Hillsborough trial: Fans ‘failed by match chief’

David Duckenfield (left) and Graham Mackrell arrive at Preston Crown Court Image copyright PA
Image caption David Duckenfield (left) and Graham Mackrell arrive at Preston Crown Court

Match commander David Duckenfield’s “extraordinarily bad” failures contributed to the deaths of 96 football fans at Hillsborough, a court has heard.

The former chief superintendent, 74, denies the gross negligence manslaughter of 95 Liverpool supporters at the 1989 FA Cup semi-final.

Ex-Sheffield Wednesday club secretary Graham Mackrell, 69, is charged with safety offences.

The jury was sworn in earlier.

Opening the case at Preston Crown Court, prosecutor Richard Matthews QC told the court the youngest of the victims had been 10-year-old Jon-Paul Gilhooley.

Ninety-six people died as a result of a crush in pens at the Leppings Lane end of the ground.

Of those, Mr Matthews said, 94 died on the same day.

‘Appalling loss of life’

Lee Nicol, 14, died two days later and Tony Bland, who suffered “terrible brain damage” was in a permanent vegetative state until his death in March 1993, jurors heard.

Under the law at the time, there can be no prosecution for the death of the 96th victim, Tony Bland, as he died more than a year and a day after his injuries were caused.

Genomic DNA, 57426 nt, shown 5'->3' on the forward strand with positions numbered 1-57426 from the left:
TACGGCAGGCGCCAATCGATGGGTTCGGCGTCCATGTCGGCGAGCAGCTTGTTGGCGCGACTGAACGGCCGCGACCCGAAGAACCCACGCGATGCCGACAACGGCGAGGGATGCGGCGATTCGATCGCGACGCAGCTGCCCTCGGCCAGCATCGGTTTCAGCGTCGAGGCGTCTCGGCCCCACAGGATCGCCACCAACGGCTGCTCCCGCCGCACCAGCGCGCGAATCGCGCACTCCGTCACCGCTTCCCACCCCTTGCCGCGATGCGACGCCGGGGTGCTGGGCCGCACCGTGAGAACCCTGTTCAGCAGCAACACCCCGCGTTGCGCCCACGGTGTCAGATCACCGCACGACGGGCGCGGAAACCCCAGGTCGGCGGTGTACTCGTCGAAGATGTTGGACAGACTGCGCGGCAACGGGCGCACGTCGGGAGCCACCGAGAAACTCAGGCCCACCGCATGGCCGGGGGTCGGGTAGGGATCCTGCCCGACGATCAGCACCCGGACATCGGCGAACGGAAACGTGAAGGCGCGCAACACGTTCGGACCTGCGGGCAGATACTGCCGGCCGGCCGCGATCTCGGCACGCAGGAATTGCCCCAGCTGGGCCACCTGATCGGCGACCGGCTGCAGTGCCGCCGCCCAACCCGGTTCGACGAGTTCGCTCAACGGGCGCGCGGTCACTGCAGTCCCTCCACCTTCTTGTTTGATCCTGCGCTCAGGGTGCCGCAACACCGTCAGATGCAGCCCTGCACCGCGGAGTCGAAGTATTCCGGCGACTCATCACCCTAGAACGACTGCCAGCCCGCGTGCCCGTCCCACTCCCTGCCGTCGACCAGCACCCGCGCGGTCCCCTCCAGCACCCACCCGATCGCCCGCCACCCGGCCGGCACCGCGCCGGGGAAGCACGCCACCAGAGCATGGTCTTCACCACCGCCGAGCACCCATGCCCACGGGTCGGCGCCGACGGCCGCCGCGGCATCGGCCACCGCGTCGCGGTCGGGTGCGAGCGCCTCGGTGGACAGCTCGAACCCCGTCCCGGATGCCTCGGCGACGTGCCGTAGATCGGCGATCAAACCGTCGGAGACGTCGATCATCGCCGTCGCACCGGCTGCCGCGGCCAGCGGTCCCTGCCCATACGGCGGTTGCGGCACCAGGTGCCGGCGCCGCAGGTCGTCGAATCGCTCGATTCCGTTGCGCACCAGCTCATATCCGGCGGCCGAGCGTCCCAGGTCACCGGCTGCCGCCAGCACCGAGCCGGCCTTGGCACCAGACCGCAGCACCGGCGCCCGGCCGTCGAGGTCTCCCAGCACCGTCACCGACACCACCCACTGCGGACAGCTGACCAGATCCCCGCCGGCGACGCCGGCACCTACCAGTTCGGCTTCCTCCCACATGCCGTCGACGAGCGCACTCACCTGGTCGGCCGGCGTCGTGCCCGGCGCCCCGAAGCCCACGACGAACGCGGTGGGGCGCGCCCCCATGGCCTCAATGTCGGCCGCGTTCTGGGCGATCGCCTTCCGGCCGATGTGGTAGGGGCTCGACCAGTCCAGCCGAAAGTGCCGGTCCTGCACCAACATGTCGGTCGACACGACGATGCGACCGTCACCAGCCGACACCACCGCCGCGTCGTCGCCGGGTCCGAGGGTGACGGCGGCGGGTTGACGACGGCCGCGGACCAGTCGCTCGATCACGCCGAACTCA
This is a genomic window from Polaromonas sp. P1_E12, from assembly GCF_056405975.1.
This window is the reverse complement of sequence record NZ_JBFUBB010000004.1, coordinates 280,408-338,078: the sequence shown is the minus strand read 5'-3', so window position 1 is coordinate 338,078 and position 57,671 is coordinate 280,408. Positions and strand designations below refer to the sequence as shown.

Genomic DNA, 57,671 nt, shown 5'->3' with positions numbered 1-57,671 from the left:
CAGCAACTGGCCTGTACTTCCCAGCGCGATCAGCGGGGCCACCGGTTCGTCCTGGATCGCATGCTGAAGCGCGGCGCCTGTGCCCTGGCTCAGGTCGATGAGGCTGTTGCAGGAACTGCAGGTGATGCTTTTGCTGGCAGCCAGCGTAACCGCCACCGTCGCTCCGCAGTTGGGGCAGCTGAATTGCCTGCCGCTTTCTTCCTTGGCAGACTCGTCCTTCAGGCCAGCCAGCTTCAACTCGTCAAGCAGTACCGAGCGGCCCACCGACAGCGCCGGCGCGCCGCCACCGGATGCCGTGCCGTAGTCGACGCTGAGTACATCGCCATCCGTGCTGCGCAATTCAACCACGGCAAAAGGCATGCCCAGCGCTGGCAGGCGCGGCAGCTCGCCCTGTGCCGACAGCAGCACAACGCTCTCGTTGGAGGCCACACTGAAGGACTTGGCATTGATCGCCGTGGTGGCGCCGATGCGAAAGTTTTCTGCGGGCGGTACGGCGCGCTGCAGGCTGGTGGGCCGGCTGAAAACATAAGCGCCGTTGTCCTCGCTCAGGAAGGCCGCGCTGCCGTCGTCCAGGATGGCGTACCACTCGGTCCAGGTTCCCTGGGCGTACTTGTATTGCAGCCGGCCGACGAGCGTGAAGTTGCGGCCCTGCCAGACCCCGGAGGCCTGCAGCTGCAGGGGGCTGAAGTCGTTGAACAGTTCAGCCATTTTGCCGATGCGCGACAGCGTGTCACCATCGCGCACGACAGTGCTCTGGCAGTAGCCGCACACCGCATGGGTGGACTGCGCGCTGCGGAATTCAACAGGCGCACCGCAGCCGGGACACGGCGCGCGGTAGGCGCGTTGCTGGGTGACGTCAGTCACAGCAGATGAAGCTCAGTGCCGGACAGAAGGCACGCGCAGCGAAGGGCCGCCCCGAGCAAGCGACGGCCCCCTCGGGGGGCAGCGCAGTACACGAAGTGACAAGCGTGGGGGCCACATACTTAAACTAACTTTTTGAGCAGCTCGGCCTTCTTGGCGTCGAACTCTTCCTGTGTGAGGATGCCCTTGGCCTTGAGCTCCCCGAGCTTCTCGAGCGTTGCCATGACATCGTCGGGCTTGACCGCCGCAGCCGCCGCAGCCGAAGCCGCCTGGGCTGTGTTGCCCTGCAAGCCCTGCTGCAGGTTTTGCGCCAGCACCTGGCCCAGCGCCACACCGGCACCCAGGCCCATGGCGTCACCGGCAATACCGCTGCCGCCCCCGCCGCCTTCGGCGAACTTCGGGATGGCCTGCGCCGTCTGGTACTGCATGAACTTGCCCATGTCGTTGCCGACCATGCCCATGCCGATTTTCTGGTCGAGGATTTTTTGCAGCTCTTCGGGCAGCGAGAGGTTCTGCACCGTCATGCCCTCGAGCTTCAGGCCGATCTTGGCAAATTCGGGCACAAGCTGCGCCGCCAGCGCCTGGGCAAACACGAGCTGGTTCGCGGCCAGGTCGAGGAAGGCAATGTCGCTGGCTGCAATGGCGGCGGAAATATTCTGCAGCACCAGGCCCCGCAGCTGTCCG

“Each of the 96 was a Liverpool FC supporter who had travelled to Sheffield to enjoy the ticket-only FA Cup semi-final,” Mr Matthews said.

“Each was an individual who formed part of what was the anticipated 50,000 crowd of spectators, whose attendance, entry and accommodation at the Hillsborough Stadium should have been properly planned for and safely facilitated.

“Each died as a result of the extraordinarily bad failures by David Duckenfield in the care he took to discharge his personal responsibility on that fateful day.”

“Much about the Hillsborough disaster was extraordinary, not least the appalling scale of the loss of life, the scale of tragedy and the scale of those who failed to discharge their responsibilities with appropriate care,” Mr Matthews said.

“Each of those who died did so as a result of “the wholly innocent activity of attending a football match”, Mr Matthews said, and as a consequence of the “obvious and serious risk to life” posed by crushing from poor management of the expected capacity crowd.

Image caption The 96 people who lost their lives in the Hillsborough disaster

Former South Yorkshire Police chief superintendent Mr Duckenfield, from Bournemouth, was the police officer in charge at the match between Liverpool and Nottingham Forest on 15 April 1989.

Jurors were selected from a panel of 29.

On Monday, Judge Sir Peter Openshaw told 100 potential jurors the trial could last up to four months and warned them not to research the disaster on the internet.

They were asked if they recognised either defendant and to fill out a form asking if close family members or friends had ever worked for any criminal justice agency.

After completing the questionnaires, 68 panel members were excused from serving on the jury.


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